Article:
If the pandemic-triggered proliferation of online meetings is killing your team productivity and sapping the attention of overloaded info workers, German startup tl;dv might have just the tool: It’s built an extension for videoconferencing platforms, like Zoom and Google Meet, which bolts on a suite of capabilities that attendees can use to record, transcribe and timestamp key moments to quickly and easily (re)surface important info after the meeting has ended.
Idea being that, collectively, the suite of tools can help professionals keep on top of the flow of info coming at them and their co-workers without everyone needing to attend every meeting in real-time. (Hence the name, tl;dv — which is internet slang for ‘too long; didn’t view‘.)
While major videoconferencing platforms can offer basic stuff like a record function, the winter 2020-founded startup reckons there’s a gap for bolting on a suite of extras that can enhance third-party live meeting platforms, while neatly integrating with other popular office productivity tools like Slack and Notion, and with CRMs like Hubspot and Pipedrive.
Going beyond pure, info-structuring convenience, it also features clipping tools which let users turn killer meeting soundbites into video snippets which could be used for various broader purposes, like internal training or external marketing, depending on the content.
The platform launched in summer 2021 and it now has around 300 paying customers — the majority of which are start-ups and SMEs.
The vast majority (~95%) aren’t yet paying as it’s taking a freemium approach, meaning it’s offering certain features (like transcription) cost-free; but — overall — “thousands” of professional users are happily tapping into its freebie time-saver tools.
While productivity software is a hotly contested space, tl;dv has managed to convince a bunch of investors it’s onto something: Today it’s announcing a €4.3 million seed raise, led by Madrid-based K Fund, with participation from existing investors Seedcamp, Mustard Seed Maze, and another.vc. Also joining the round are Shilling.vc, plus a number of other European founders and business angels, such as Oscar Pierre, co-founder and CEO of on-demand delivery platform Glovo.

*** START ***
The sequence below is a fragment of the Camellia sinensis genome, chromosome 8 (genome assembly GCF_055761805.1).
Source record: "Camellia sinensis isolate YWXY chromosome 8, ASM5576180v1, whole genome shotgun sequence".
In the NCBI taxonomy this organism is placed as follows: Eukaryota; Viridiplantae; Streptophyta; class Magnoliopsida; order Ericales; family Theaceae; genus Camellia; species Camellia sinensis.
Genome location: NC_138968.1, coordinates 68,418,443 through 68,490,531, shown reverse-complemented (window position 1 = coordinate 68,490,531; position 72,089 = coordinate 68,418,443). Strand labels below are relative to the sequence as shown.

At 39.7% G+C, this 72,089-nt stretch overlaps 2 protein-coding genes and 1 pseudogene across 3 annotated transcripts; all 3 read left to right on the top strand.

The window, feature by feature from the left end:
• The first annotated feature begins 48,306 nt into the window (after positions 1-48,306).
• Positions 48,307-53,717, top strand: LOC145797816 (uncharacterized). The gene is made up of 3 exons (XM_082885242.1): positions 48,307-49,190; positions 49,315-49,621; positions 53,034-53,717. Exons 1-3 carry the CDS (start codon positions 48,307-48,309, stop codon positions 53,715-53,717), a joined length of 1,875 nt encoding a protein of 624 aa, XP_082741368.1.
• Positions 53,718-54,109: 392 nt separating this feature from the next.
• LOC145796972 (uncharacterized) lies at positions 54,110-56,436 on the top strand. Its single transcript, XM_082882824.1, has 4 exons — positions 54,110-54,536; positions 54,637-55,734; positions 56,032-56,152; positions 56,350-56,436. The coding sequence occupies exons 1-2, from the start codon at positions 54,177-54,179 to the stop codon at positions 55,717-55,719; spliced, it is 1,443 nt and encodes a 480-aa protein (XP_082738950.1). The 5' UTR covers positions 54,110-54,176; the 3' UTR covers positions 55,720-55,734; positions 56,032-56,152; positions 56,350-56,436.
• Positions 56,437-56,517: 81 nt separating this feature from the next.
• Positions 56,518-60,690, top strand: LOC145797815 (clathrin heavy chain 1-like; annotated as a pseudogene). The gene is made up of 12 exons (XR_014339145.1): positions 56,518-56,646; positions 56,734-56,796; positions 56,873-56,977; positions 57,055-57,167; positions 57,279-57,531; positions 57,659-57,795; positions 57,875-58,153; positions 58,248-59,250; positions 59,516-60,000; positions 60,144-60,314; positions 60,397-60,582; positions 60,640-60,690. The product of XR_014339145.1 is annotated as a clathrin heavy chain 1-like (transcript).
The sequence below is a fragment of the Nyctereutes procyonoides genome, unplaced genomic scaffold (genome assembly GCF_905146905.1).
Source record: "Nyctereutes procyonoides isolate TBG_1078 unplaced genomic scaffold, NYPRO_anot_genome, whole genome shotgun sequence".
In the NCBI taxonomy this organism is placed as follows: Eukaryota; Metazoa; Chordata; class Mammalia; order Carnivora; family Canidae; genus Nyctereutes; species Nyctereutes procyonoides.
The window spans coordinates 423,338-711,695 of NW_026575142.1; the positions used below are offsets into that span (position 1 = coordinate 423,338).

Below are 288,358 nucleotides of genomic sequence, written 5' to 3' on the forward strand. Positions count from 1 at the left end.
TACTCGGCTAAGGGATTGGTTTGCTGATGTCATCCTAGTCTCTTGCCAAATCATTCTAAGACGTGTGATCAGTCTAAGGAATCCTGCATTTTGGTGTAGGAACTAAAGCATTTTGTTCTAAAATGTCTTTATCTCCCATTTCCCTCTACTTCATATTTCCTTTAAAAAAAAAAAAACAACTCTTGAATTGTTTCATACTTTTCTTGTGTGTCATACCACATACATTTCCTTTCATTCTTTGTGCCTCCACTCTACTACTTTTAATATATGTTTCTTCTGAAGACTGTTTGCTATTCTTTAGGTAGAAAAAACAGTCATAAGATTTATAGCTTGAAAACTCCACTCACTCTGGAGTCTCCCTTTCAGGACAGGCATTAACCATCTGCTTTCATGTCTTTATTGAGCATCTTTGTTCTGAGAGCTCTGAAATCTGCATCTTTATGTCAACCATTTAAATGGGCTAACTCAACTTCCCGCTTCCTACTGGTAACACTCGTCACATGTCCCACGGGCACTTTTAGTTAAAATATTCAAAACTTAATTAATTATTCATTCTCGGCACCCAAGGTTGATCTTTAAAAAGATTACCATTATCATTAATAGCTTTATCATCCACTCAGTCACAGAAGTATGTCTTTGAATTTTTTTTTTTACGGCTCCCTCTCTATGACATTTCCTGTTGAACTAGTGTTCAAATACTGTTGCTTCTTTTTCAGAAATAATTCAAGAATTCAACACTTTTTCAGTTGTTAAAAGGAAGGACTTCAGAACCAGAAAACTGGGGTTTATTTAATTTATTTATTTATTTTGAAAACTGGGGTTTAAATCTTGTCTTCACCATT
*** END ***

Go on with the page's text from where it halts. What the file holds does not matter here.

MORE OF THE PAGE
“All over the world, knowledge workers are spending at least fourteen hours a week in meetings. Most of the time, they’re just passively listening with their microphone on mute. tl;dv helps people quickly catch up on meetings instead of attending every call live,” tl;dv co-founder and CEO Raphael Allstadt tells TechCrunch.
“We measure success based on how often a user watches a recorded tl;dv instead of attending the live call. When a user frequently watches tl;dv highlights and clips — quickly navigating to key moments before exiting the recording — we see this as a sign they’ve gained the context they needed, and can start focusing on the work that really matters.”
Commenting on tl;dv’s seed raised in a statement, K Fund’s Jaime Novoa added: “For a long time at K Fund, we’d been recording some of our internal meetings so that they could be consumed at a later time by those not able to attend. This exploded with the pandemic and hybrid forms of work. tl;dv brings this to another level and we’re obviously heavy users at the firm. It’s not only about the pure aspect of recording calls but also about the way it integrates with other productivity tools such as Calendar, Notion, Google Docs, etc so that it becomes an essential part of the way we work.”
Asked how defensible it is to bolt productivity features onto third party meeting platforms, given these players could just clone popular features and bake it into native functionality, undermining tl;dv’s standalone utility, Allstadt argues that’s not a concern as it can offer something they won’t: A convenience-focused layer that works across different videoconferencing platforms, wherever office pros might be chattering virtually.
“The reality is that most of us are using more than one video call platform for work,” he argues, predicting: “The live conferencing market will continue to fragment.”
“Slack is increasingly used for internal meetings — Discord, too. Some of our users have security requirements that mean they can only use Google Meet internally, however their clients insist on using Zoom,” he goes on. “Our goal is to help busy professionals bundle insights from any live conferencing provider to any async platform where they collaborate. We will become a partner to Zoom and not a competitor.”